Uses Of Computers in Sports

Uses of computers in sports
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Research is being conducted over “smart” soccer balls that are fitted with a microchip, and alert the referee via headset when the ball crosses a line. Such application of computer technology has all but eliminated human error from the decision-making process.
Computers define modern lifestyle better than perhaps any other device. They are used as entertainment hubs, knowledge stores, relationship portals, and what not. They are irreplaceable components of the hectic daily grind.

Computers have brought about a revolutionary leap in various sectors; sports, and sports science is no exception. The entry of computers into the world of sports changed it radically and permanently. Ask a modern coach to train his team without showing them video demonstrations, or a fan to lay off his team’s website for a couple of days, and you would be deserving of the punch that you would undoubtedly receive.

Computers are used by coaches to compile databases, compare and analyze their own as well as their opponents’ performance, by fans to keep in touch with their beloved team, and by independent agencies to create virtual likenesses of real players, or for security.

Here are some ways in which computers are employed in sports.

Computers in Sports
Statistics Database
The primary purpose of artificial memory is to store tons of information. These include meticulously arranged records of each and every season of the particular league, records of the best individual performers, team form, etc.

These databases are particularly useful to managers while scouting for new recruits. Statistics represent the effective output of an individual or a team, and, as the old adage goes, numbers never lie. These little nuggets of 1’s and 0’s tell how a player performs in particular conditions, how a team fares with or without a particular player, how it has improved or worsened over a season, etc. Without the advent of computers, goodbye ‘moneyball’, goodbye ‘replacing one player with three’, and maybe goodbye 20 wins in a row (sorry Oakland fans)!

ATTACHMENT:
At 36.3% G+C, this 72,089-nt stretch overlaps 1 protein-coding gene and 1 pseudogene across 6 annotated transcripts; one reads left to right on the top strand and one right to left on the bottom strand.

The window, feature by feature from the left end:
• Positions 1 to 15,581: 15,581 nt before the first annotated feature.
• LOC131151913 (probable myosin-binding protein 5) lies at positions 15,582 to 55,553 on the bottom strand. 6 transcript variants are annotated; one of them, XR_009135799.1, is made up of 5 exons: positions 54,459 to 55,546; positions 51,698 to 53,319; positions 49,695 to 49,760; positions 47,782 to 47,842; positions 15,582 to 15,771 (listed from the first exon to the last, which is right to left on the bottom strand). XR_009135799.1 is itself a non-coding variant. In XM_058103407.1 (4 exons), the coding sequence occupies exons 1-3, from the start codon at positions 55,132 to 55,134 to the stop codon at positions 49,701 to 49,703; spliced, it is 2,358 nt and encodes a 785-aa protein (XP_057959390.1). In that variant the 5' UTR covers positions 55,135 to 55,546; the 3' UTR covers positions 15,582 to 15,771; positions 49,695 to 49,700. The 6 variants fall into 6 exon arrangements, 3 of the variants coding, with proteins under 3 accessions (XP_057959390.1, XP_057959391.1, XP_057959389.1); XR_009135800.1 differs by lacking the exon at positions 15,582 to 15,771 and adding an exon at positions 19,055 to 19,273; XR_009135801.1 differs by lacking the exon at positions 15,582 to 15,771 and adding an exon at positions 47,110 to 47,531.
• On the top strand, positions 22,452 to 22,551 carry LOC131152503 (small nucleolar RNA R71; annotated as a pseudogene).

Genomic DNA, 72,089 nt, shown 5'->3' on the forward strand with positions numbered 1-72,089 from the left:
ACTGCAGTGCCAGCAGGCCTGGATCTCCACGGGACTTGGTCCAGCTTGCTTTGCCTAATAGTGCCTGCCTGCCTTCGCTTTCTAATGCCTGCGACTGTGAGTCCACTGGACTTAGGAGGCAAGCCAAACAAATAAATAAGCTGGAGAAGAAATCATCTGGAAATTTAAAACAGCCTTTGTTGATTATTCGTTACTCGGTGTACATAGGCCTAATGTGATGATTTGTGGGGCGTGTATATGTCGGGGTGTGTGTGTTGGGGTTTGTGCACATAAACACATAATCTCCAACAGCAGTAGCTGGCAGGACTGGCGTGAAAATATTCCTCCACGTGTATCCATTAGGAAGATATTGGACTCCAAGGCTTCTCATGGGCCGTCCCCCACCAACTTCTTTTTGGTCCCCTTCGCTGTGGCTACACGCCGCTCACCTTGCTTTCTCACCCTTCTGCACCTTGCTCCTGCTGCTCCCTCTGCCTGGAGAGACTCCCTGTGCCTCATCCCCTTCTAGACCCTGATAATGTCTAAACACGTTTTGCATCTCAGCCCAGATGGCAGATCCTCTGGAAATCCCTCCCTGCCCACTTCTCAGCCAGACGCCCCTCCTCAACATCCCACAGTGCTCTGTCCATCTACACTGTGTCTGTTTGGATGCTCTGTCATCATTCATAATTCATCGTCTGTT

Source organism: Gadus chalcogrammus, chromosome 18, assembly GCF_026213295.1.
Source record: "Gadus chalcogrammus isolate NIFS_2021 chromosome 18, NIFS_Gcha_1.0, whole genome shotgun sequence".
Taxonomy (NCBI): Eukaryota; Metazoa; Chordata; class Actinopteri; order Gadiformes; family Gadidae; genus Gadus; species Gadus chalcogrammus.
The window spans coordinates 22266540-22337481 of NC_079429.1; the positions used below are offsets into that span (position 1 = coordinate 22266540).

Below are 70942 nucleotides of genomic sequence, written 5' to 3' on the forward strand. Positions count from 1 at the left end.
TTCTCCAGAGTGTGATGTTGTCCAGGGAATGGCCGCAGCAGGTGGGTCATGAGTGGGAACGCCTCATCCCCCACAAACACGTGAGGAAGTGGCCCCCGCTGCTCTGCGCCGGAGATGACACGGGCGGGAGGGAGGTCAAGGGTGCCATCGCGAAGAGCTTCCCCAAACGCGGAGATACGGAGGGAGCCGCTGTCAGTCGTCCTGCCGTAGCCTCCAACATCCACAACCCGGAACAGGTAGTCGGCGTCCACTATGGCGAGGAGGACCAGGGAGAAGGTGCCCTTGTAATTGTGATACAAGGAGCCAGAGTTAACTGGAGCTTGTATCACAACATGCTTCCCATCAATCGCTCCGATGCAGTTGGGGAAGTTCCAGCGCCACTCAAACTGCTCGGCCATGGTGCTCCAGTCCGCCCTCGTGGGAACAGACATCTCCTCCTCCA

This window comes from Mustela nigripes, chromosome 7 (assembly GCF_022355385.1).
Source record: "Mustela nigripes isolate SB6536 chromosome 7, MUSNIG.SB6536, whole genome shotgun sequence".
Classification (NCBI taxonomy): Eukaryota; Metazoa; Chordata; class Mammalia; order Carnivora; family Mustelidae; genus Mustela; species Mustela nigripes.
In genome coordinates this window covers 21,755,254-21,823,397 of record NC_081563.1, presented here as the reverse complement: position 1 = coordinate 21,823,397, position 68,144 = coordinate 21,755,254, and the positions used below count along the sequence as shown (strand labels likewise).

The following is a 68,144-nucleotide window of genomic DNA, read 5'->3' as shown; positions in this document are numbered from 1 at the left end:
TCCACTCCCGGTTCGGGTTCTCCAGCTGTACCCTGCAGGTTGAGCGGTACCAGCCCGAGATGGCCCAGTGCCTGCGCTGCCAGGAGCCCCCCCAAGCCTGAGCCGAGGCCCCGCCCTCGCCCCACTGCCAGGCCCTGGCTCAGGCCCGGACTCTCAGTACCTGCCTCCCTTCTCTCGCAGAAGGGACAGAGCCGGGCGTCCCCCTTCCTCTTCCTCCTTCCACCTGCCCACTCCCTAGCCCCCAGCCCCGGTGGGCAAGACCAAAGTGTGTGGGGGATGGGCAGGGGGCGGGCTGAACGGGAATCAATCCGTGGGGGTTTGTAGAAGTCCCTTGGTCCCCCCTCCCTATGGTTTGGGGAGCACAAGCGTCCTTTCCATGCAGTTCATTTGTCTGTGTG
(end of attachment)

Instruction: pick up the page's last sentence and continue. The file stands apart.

Simulation
Simulators are particularly useful in motorsports. The more a driver/rider gets acclimatized to a particular machine off the track, the more chances he has of making the most on it. Teams spend millions on the most realistic simulator, and not without due cause.
Performance Analysis
Bio-mechanics allow a player to closely scrutinize his workout regimen and his playing style, and make changes to increase performance. Golf swings, pitching, hitting, and sprinting are just a few of the many disciplines which can be massively improved through bio-mechanics.

Performance analysis through bio-mechanics not only fine-tunes an athlete’s performance, but also makes him/her fitter and more resistant to injuries. It can reveal minute abnormalities in the physique before they balloon into serious injuries, and experts can then recommend changes to minimize the risk.

Bio-mechanics also facilitate the life-like imitations of real players in video games. Every nook and cranny of the athlete’s face is scanned, the tiniest action recorded, and is then analyzed and imitated through their virtual selves.

Official Team Websites